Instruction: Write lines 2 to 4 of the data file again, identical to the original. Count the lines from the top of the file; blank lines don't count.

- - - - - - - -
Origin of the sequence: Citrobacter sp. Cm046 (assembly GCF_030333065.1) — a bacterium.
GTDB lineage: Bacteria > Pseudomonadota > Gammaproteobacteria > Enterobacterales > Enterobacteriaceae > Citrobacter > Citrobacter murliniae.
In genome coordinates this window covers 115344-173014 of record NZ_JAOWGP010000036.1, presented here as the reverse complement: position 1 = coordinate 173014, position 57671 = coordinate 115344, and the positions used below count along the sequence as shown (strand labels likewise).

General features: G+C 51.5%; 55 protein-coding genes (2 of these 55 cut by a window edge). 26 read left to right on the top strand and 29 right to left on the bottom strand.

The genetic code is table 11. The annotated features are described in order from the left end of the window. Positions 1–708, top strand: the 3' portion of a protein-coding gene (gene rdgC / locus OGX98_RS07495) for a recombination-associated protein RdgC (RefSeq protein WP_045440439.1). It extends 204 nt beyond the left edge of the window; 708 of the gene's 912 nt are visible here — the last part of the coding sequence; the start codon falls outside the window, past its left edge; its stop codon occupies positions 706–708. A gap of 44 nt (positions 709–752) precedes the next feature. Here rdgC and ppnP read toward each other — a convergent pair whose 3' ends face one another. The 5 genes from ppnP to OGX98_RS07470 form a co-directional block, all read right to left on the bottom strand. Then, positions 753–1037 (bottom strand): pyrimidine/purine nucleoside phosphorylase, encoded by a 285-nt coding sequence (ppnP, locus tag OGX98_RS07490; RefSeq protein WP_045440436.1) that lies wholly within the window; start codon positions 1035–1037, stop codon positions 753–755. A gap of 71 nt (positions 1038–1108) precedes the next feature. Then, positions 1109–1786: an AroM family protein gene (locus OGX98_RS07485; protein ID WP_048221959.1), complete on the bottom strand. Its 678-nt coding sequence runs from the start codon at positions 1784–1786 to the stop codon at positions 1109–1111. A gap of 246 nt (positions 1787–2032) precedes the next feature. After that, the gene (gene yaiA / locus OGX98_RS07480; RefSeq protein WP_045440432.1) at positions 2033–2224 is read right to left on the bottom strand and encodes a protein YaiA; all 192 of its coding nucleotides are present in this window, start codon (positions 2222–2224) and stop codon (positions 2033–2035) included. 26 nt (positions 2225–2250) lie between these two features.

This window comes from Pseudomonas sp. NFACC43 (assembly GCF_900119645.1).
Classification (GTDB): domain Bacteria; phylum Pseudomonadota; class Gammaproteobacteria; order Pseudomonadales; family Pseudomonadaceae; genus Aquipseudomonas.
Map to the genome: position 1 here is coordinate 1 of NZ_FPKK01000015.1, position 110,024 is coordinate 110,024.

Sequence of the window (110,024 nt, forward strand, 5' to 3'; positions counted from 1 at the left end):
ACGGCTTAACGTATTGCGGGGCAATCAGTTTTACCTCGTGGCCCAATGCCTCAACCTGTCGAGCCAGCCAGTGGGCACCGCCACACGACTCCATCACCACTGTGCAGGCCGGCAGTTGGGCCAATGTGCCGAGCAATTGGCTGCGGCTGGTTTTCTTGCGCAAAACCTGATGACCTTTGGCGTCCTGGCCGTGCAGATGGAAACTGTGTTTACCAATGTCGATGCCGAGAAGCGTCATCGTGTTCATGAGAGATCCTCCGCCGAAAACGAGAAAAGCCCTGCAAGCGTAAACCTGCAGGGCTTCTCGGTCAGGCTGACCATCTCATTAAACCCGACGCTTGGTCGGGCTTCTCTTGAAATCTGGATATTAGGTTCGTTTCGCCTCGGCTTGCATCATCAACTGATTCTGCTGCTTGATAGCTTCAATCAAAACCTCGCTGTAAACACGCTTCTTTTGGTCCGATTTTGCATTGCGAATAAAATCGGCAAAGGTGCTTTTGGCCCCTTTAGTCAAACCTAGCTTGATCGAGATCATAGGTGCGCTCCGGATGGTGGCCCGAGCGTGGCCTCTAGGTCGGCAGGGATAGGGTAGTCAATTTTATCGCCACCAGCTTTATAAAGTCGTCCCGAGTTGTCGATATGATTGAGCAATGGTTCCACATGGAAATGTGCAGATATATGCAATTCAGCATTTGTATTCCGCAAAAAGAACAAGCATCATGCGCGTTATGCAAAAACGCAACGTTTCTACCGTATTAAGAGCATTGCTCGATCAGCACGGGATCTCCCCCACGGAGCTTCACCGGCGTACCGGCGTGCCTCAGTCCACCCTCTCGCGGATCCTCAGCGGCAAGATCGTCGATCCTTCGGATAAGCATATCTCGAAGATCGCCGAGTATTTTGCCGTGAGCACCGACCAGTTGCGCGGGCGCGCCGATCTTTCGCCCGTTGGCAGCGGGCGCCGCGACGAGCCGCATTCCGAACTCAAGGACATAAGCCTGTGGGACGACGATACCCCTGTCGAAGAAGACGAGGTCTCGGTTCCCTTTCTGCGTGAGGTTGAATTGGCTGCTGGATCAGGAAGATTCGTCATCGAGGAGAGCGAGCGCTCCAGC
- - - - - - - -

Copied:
GTDB lineage: Bacteria > Pseudomonadota > Gammaproteobacteria > Enterobacterales > Enterobacteriaceae > Citrobacter > Citrobacter murliniae.
In genome coordinates this window covers 115344-173014 of record NZ_JAOWGP010000036.1, presented here as the reverse complement: position 1 = coordinate 173014, position 57671 = coordinate 115344, and the positions used below count along the sequence as shown (strand labels likewise).

General features: G+C 51.5%; 55 protein-coding genes (2 of these 55 cut by a window edge). 26 read left to right on the top strand and 29 right to left on the bottom strand.